4. Hostile Work Environment
  5. Violation of Employment Contract

Determine Your Legal Options

The first step that a Virginia employee should take if they believe that they have been wrongfully terminated is to make an appointment with a Virginia employment attorney to determine whether or not the action falls into the category of a “wrongful termination.”

It is also important to consult with an attorney to see what steps may be taken to minimize the career damage that has just occurred and whether the action taken may be appealable.

It is usually the case that employees have more options following a termination than are apparent to them initially. The employer may have broken (or bent) federal or Virginia laws with respect to the termination action. If so, then it may be possible to negotiate a resolution on behalf of the employee, with the employer, resolving the matter.

A resolution generally occurs more often when the employee retains an attorney to contact the employer about the inappropriate or illegal nature of an employee’s termination. An attorney may also be able to tell an employee if their termination does not meet the criteria for wrongful termination and offer other strategies.

Conclusion

When facing wrongful termination issues in Virginia it is important to obtain the advice of and representation of an attorney.  Our law firm advises and represents individuals in wrongful termination matters in Virginia and other jurisdictions. We can be contacted at www.berrylegal.com or by telephone at 703-668-0070.

Please also visit and like us on our Facebook and Twitter pages.

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Legal Insider: Self-Reporting Duty for Security Clearance Holders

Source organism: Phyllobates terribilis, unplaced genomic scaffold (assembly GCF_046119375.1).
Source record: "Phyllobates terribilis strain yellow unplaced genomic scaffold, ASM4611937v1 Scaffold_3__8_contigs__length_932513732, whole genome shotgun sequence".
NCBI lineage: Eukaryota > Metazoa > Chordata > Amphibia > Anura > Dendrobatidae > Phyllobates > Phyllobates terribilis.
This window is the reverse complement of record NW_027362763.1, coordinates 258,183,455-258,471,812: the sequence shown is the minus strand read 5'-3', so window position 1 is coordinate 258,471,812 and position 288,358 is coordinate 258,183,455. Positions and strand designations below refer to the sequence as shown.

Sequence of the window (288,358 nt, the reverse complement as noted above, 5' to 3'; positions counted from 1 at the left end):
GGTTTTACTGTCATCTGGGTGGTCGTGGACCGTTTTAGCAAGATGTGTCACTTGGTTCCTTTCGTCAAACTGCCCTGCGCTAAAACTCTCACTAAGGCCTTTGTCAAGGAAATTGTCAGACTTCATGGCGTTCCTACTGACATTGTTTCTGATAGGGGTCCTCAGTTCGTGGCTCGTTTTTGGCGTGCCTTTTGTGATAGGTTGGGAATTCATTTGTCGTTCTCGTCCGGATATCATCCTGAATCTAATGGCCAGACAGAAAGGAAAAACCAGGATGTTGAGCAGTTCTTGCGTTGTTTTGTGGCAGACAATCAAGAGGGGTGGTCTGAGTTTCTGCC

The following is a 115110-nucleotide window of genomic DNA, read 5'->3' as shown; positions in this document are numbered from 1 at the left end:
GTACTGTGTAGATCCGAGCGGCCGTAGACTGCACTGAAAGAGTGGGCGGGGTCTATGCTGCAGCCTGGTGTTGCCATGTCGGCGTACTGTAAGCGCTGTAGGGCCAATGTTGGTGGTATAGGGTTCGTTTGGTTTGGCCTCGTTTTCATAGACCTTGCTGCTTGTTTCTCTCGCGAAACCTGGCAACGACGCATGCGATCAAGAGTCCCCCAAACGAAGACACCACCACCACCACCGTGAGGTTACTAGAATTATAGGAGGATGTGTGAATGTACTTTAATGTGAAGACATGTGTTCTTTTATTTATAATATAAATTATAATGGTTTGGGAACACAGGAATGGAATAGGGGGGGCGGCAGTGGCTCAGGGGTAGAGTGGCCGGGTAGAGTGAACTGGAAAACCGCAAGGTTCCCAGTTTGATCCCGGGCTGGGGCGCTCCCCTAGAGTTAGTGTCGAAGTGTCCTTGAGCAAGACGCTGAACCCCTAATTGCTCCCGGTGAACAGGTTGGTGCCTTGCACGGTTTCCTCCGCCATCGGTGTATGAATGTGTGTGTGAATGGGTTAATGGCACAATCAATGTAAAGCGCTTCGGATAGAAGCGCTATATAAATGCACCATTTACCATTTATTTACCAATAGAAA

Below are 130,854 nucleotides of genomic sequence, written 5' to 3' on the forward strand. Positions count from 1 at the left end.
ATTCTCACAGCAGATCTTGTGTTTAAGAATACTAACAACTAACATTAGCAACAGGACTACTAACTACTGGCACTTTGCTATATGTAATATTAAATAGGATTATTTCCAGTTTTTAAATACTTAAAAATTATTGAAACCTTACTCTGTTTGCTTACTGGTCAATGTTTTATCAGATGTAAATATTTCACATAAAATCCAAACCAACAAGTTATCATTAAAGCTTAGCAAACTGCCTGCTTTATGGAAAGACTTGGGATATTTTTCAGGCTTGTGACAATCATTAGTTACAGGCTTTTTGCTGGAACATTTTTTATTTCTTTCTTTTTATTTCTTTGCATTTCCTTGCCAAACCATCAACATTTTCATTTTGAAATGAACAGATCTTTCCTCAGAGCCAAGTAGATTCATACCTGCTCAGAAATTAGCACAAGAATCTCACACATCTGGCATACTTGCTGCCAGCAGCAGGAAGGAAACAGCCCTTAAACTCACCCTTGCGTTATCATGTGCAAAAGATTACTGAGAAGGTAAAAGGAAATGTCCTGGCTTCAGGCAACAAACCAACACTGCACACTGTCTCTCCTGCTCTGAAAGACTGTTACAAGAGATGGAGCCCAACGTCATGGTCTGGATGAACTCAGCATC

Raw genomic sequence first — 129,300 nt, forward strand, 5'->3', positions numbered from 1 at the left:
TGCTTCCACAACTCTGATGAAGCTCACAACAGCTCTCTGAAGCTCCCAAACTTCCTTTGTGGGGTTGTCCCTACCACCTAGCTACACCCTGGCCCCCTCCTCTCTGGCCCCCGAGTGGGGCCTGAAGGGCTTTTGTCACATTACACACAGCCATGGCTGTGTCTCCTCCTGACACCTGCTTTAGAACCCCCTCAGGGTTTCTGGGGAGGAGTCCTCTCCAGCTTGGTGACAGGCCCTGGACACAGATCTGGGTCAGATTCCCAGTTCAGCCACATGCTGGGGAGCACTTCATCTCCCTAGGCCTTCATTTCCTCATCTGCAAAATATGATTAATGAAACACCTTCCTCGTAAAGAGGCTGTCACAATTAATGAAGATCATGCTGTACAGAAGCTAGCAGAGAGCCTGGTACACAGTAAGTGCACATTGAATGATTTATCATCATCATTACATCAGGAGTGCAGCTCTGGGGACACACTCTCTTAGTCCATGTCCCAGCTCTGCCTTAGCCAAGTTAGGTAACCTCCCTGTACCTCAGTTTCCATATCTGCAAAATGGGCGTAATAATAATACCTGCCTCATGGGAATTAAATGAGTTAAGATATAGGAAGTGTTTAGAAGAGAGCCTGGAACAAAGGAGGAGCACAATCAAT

This is a sponsored column by attorneys John Berry and Kimberly Berry of Berry & Berry, PLLC, an employment and labor law firm located in Northern Virginia that specializes in federal employee, security clearance, retirement and private sector employee matters.

By John V. Berry, Esq.

We represent and defend security clearance holders and applicants in security clearance investigations and appeals. One of the lessor understood aspects of holding a security clearance is the continuing duty of a government contractor or federal employee to self-report new security issues which arise.

The federal government is slowly moving towards a system of continuous evaluation for security clearance holders, but there is still a duty for a clearance holder to self-report significant security concerns that arise between investigations.

This is often a misunderstood issue. Many government contractors and federal employees understandably do not want to essentially report themselves for new issues that arise and either don’t think about reporting new issues that arise or report them in the context of later filling out a new SF-86 or e-QIP application during the next background investigation.

It is very important to understand when issues should be reported and to do so promptly in many cases.